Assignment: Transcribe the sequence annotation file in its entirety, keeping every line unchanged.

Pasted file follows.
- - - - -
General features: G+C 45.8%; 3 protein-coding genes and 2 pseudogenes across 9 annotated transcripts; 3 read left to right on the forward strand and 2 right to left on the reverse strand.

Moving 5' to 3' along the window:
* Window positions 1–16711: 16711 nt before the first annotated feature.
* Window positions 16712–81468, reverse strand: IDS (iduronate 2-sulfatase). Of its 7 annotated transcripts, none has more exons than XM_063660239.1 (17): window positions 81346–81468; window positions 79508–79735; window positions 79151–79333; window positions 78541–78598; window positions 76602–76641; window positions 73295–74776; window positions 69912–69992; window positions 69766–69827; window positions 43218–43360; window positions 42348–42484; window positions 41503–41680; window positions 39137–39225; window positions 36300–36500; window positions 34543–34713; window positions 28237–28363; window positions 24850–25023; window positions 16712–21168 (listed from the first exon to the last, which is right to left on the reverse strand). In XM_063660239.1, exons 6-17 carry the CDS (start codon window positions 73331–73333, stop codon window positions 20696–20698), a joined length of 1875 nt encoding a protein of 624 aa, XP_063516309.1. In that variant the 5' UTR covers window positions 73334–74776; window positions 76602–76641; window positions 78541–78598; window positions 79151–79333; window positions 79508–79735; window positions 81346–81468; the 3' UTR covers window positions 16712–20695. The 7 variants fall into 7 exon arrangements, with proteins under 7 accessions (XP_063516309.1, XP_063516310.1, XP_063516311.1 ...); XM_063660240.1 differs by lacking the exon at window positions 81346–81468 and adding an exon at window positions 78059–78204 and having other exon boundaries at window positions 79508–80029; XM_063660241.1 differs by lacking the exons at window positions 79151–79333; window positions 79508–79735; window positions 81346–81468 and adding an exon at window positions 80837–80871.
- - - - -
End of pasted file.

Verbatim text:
General features: G+C 45.8%; 3 protein-coding genes and 2 pseudogenes across 9 annotated transcripts; 3 read left to right on the forward strand and 2 right to left on the reverse strand.

Moving 5' to 3' along the window:
* Window positions 1–16711: 16711 nt before the first annotated feature.
* Window positions 16712–81468, reverse strand: IDS (iduronate 2-sulfatase). Of its 7 annotated transcripts, none has more exons than XM_063660239.1 (17): window positions 81346–81468; window positions 79508–79735; window positions 79151–79333; window positions 78541–78598; window positions 76602–76641; window positions 73295–74776; window positions 69912–69992; window positions 69766–69827; window positions 43218–43360; window positions 42348–42484; window positions 41503–41680; window positions 39137–39225; window positions 36300–36500; window positions 34543–34713; window positions 28237–28363; window positions 24850–25023; window positions 16712–21168 (listed from the first exon to the last, which is right to left on the reverse strand). In XM_063660239.1, exons 6-17 carry the CDS (start codon window positions 73331–73333, stop codon window positions 20696–20698), a joined length of 1875 nt encoding a protein of 624 aa, XP_063516309.1. In that variant the 5' UTR covers window positions 73334–74776; window positions 76602–76641; window positions 78541–78598; window positions 79151–79333; window positions 79508–79735; window positions 81346–81468; the 3' UTR covers window positions 16712–20695. The 7 variants fall into 7 exon arrangements, with proteins under 7 accessions (XP_063516309.1, XP_063516310.1, XP_063516311.1 ...); XM_063660240.1 differs by lacking the exon at window positions 81346–81468 and adding an exon at window positions 78059–78204 and having other exon boundaries at window positions 79508–80029; XM_063660241.1 differs by lacking the exons at window positions 79151–79333; window positions 79508–79735; window positions 81346–81468 and adding an exon at window positions 80837–80871.